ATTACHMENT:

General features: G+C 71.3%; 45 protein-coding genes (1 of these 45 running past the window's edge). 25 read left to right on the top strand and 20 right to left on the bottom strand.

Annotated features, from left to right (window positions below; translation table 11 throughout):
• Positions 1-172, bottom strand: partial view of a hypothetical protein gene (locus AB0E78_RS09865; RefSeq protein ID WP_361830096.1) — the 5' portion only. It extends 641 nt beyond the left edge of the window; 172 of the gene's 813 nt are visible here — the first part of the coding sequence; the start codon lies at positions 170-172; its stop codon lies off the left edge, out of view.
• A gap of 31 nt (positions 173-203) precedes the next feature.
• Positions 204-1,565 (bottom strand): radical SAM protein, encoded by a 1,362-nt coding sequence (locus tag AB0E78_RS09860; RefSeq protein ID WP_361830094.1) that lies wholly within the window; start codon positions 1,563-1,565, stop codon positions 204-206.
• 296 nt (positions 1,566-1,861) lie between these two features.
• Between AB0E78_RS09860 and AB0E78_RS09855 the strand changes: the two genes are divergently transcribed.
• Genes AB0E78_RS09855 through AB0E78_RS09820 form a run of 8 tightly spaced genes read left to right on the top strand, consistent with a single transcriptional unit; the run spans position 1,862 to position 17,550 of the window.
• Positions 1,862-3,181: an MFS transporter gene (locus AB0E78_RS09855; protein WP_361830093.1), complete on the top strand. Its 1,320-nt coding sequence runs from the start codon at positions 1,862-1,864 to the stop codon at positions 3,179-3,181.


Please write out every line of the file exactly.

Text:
General features: G+C 71.3%; 45 protein-coding genes (1 of these 45 running past the window's edge). 25 read left to right on the top strand and 20 right to left on the bottom strand.

Annotated features, from left to right (window positions below; translation table 11 throughout):
• Positions 1-172, bottom strand: partial view of a hypothetical protein gene (locus AB0E78_RS09865; RefSeq protein ID WP_361830096.1) — the 5' portion only. It extends 641 nt beyond the left edge of the window; 172 of the gene's 813 nt are visible here — the first part of the coding sequence; the start codon lies at positions 170-172; its stop codon lies off the left edge, out of view.
• A gap of 31 nt (positions 173-203) precedes the next feature.
• Positions 204-1,565 (bottom strand): radical SAM protein, encoded by a 1,362-nt coding sequence (locus tag AB0E78_RS09860; RefSeq protein ID WP_361830094.1) that lies wholly within the window; start codon positions 1,563-1,565, stop codon positions 204-206.
• 296 nt (positions 1,566-1,861) lie between these two features.
• Between AB0E78_RS09860 and AB0E78_RS09855 the strand changes: the two genes are divergently transcribed.
• Genes AB0E78_RS09855 through AB0E78_RS09820 form a run of 8 tightly spaced genes read left to right on the top strand, consistent with a single transcriptional unit; the run spans position 1,862 to position 17,550 of the window.
• Positions 1,862-3,181: an MFS transporter gene (locus AB0E78_RS09855; protein WP_361830093.1), complete on the top strand. Its 1,320-nt coding sequence runs from the start codon at positions 1,862-1,864 to the stop codon at positions 3,179-3,181.